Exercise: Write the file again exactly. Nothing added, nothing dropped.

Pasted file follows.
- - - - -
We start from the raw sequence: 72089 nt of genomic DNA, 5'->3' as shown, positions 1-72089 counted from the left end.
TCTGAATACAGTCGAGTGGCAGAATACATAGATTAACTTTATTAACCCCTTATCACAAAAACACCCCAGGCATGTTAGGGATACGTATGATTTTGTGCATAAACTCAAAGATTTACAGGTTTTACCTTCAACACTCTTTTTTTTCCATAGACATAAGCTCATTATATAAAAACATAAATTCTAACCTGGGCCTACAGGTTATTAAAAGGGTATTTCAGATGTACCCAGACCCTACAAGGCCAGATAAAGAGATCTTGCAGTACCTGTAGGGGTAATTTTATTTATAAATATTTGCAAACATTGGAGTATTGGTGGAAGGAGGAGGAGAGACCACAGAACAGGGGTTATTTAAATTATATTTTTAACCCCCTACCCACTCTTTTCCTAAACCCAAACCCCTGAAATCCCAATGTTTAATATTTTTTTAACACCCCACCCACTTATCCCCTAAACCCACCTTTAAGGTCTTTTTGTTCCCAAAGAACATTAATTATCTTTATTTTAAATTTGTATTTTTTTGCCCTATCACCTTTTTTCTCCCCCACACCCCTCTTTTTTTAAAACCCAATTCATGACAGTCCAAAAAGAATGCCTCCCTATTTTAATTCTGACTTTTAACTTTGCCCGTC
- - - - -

We start from the raw sequence: 72089 nt of genomic DNA, 5'->3' as shown, positions 1-72089 counted from the left end.
TCTGAATACAGTCGAGTGGCAGAATACATAGATTAACTTTATTAACCCCTTATCACAAAAACACCCCAGGCATGTTAGGGATACGTATGATTTTGTGCATAAACTCAAAGATTTACAGGTTTTACCTTCAACACTCTTTTTTTTCCATAGACATAAGCTCATTATATAAAAACATAAATTCTAACCTGGGCCTACAGGTTATTAAAAGGGTATTTCAGATGTACCCAGACCCTACAAGGCCAGATAAAGAGATCTTGCAGTACCTGTAGGGGTAATTTTATTTATAAATATTTGCAAACATTGGAGTATTGGTGGAAGGAGGAGGAGAGACCACAGAACAGGGGTTATTTAAATTATATTTTTAACCCCCTACCCACTCTTTTCCTAAACCCAAACCCCTGAAATCCCAATGTTTAATATTTTTTTAACACCCCACCCACTTATCCCCTAAACCCACCTTTAAGGTCTTTTTGTTCCCAAAGAACATTAATTATCTTTATTTTAAATTTGTATTTTTTTGCCCTATCACCTTTTTTCTCCCCCACACCCCTCTTTTTTTAAAACCCAATTCATGACAGTCCAAAAAGAATGCCTCCCTATTTTAATTCTGACTTTTAACTTTGCCCGTC